Conceptualization, Investigation, Methodology, Writing – review and editing
    Contributed equally with
    Lea Simoni and Theo van den Broek
    Competing interests
    No competing interests declared
  5. Elliot H Akama-Garren

    1. Program in Cellular and Molecular Medicine, Boston Children’s Hospital, Boston, United States
    2. Harvard-MIT Health Sciences and Technology, Harvard Medical School, Boston, United States
    Contribution
    Investigation, Methodology, Writing – review and editing
    Competing interests
    No competing interests declared
    ORCID icon "This ORCID iD identifies the author of this article:" 0000-0002-1690-2055
  6. Minghe Ma

    Program in Cellular and Molecular Medicine, Boston Children’s Hospital, Boston, United States
    Contribution
    Investigation, Methodology
    Competing interests
    No competing interests declared
    ORCID icon "This ORCID iD identifies the author of this article:" 0000-0002-4496-6240
  7. Michael C Carroll

    1. Program in Cellular and Molecular Medicine, Boston Children’s Hospital, Boston, United States
    2. Department of Pediatrics, Harvard Medical School, Boston, United States
    Contribution
    Conceptualization, Supervision, Funding acquisition, Writing – review and editing
    For correspondence
    michael.carroll@childrens.harvard.edu
    Competing interests
    No competing interests declared
    ORCID icon "This ORCID iD identifies the author of this article:" 0000-0002-3213-4295

Funding

National Institutes of Health (R01AI130307)

  • Michael C Carroll

National Institutes of Health (R01AR074105)

  • Michael C Carroll

National Institutes of Health (T32GM007753)

  • Elliot H Akama-Garren

National Institutes of Health (T32AI007529)

  • Elliot H Akama-Garren

National Institutes of Health (F30AI160909)

  • Elliot H Akama-Garren

H2020 Marie Skłodowska-Curie Actions (BEAT (No. 796988))

  • Theo van den Broek

Koninklijke Nederlandse Akademie van Wetenschappen (Academy Ter Meulen Fund TMB/16/285)

  • Theo van den Broek

The funders had no role in study design, data collection, and interpretation, or the decision to submit the work for publication.

Acknowledgements

We thank J Moore of the Flow and Imaging Cytometry Resource at the BCH PCMM, the BCH Cell Function and Imaging Core for technical assistance, and all the members of the Carroll lab for their feedback and support. This work was funded by NIH grants R01AI130307 and R01AR074105 (MCC). EHA-G. was supported by NIH grants T32GM007753, T32AI007529, and F30AI160909. TvdB was supported by the H2020-MSCA-IF-GF project BEAT (No. 796988) and the Academy Ter Meulen Fund (TMB/16/285). Authors declare that they have no competing interests.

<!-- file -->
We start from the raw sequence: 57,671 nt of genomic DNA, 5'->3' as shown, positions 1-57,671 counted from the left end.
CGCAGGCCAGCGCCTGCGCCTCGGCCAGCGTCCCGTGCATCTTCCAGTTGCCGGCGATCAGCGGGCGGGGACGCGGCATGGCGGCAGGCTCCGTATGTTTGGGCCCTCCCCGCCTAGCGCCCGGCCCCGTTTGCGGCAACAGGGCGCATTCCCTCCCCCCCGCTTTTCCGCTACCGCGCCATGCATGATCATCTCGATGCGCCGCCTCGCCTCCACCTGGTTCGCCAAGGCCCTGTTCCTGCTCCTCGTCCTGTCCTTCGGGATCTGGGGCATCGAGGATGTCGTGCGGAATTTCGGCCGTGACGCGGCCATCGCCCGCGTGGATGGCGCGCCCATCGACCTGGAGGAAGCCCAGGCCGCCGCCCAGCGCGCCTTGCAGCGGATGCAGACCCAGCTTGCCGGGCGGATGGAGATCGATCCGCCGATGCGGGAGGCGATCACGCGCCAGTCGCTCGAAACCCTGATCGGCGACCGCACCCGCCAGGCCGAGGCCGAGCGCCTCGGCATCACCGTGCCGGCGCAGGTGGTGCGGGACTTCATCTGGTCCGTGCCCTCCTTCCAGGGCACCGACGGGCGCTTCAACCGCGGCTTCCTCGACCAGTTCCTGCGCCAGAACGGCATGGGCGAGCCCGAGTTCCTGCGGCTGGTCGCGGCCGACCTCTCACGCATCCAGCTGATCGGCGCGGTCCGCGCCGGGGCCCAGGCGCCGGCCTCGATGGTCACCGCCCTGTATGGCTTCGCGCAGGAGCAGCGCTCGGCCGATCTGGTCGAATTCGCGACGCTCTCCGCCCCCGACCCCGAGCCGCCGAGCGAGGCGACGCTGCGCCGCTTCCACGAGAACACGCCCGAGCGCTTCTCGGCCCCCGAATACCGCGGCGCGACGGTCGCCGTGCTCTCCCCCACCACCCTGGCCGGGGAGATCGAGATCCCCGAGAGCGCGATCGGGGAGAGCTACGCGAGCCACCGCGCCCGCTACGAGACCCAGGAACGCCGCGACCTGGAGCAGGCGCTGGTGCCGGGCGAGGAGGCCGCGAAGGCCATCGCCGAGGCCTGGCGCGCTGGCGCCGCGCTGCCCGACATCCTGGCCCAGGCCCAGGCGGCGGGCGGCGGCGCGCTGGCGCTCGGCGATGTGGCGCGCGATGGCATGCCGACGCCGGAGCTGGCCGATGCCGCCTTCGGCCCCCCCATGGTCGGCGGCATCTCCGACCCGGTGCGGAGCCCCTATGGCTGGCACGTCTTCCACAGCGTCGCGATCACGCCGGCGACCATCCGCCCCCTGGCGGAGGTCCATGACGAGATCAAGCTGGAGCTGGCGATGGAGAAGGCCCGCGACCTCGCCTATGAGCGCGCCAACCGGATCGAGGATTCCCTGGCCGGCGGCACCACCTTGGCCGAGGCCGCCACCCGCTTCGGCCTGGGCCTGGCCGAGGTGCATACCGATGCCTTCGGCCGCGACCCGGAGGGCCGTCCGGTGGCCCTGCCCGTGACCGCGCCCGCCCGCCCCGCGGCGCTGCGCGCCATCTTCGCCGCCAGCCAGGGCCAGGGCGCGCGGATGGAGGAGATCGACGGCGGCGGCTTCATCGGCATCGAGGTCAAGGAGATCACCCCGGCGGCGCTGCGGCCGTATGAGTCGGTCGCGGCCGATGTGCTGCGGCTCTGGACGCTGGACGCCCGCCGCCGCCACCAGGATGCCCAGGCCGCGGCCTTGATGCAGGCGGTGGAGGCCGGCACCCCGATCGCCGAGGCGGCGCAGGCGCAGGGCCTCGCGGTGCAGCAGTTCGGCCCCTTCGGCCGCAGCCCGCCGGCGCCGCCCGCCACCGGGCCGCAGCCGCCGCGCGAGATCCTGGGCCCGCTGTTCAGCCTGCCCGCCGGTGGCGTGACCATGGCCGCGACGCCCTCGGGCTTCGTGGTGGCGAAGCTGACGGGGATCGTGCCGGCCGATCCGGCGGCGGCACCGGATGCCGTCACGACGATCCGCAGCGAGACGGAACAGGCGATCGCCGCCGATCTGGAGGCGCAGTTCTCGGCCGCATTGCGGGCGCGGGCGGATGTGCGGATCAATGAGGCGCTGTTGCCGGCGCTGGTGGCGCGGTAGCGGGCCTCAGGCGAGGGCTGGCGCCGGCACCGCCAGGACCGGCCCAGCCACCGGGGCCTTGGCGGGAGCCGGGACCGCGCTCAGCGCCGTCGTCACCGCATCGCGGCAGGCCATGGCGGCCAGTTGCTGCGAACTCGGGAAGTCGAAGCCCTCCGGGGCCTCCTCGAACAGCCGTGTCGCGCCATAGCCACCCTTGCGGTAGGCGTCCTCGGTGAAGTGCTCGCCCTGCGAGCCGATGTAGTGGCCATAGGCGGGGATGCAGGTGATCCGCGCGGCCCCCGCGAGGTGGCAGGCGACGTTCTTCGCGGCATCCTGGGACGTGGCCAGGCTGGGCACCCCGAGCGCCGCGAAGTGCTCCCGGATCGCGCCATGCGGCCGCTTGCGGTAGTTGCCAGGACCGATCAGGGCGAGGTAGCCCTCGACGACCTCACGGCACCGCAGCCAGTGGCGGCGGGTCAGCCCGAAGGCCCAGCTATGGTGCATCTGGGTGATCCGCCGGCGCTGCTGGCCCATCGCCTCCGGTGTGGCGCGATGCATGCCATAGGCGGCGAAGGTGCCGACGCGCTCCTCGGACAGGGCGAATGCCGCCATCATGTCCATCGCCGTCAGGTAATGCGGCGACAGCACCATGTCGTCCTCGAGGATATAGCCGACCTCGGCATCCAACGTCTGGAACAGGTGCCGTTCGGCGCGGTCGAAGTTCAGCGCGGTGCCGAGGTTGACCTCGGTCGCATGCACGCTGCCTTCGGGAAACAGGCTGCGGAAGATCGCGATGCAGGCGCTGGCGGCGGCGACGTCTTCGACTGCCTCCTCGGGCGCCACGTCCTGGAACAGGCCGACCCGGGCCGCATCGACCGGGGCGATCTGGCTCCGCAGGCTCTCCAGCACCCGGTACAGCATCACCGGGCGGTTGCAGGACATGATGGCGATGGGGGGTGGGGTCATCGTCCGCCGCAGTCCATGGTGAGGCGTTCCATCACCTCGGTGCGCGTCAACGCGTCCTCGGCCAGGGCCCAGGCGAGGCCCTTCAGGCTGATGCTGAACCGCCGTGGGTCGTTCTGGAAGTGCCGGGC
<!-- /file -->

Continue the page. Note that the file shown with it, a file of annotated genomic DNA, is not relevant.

Ethics

All mice were bred and maintained in the AAALAC-accredited facility at Harvard Medical School. Mice were specific pathogen-free (SPF) and maintained under a 12-hr light/dark cycle with standard chow diet. Both male and female mice were used. All animal experiments were conducted in accordance with the guidelines of the Laboratory Animal Center of National Institutes of Health. The Institutional Animal Care and Use Committee of Harvard Medical School approved all animal protocols (protocol number IS111).

Senior Editor

  1. Betty Diamond, The Feinstein Institute for Medical Research, United States

Reviewing Editor

  1. Tomohiro Kurosaki, Osaka University, Japan

Version history

  1. Received: June 13, 2022
  2. Preprint posted: June 23, 2022 (view preprint)
  3. Accepted: June 20, 2023
  4. Accepted Manuscript published: June 21, 2023 (version 1)
  5. Version of Record published: July 17, 2023 (version 2)

Copyright

© 2023, Castrillon et al.

This article is distributed under the terms of the Creative Commons Attribution License, which permits unrestricted use and redistribution provided that the original author and source are credited.

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  1. Carlos Castrillon
  2. Lea Simoni
  3. Theo van den Broek
  4. Cees van der Poel
  5. Elliot H Akama-Garren
  6. Minghe Ma
  7. Michael C Carroll
(2023)
Complex subsets but redundant clonality after B cells egress from spontaneous germinal centers
eLife 12:e81012.
https://doi.org/10.7554/eLife.81012

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https://doi.org/10.7554/eLife.81012